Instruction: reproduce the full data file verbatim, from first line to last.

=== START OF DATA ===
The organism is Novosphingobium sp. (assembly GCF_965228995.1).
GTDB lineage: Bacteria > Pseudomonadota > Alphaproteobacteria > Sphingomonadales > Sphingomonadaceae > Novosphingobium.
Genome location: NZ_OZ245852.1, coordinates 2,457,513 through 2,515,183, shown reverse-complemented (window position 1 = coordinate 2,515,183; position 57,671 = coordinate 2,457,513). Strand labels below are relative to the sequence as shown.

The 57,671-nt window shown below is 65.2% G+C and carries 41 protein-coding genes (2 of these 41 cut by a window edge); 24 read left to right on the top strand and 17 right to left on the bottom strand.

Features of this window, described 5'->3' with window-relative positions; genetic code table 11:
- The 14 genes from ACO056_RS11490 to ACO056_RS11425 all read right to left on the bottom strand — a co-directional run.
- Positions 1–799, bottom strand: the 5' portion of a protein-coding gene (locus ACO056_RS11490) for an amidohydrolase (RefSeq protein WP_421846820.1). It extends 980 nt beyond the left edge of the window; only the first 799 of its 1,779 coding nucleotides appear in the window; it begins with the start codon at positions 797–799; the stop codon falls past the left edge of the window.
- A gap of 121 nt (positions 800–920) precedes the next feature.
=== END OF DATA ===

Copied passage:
The organism is Novosphingobium sp. (assembly GCF_965228995.1).
GTDB lineage: Bacteria > Pseudomonadota > Alphaproteobacteria > Sphingomonadales > Sphingomonadaceae > Novosphingobium.
Genome location: NZ_OZ245852.1, coordinates 2,457,513 through 2,515,183, shown reverse-complemented (window position 1 = coordinate 2,515,183; position 57,671 = coordinate 2,457,513). Strand labels below are relative to the sequence as shown.

The 57,671-nt window shown below is 65.2% G+C and carries 41 protein-coding genes (2 of these 41 cut by a window edge); 24 read left to right on the top strand and 17 right to left on the bottom strand.

Features of this window, described 5'->3' with window-relative positions; genetic code table 11:
- The 14 genes from ACO056_RS11490 to ACO056_RS11425 all read right to left on the bottom strand — a co-directional run.
- Positions 1–799, bottom strand: the 5' portion of a protein-coding gene (locus ACO056_RS11490) for an amidohydrolase (RefSeq protein WP_421846820.1). It extends 980 nt beyond the left edge of the window; only the first 799 of its 1,779 coding nucleotides appear in the window; it begins with the start codon at positions 797–799; the stop codon falls past the left edge of the window.
- A gap of 121 nt (positions 800–920) precedes the next feature.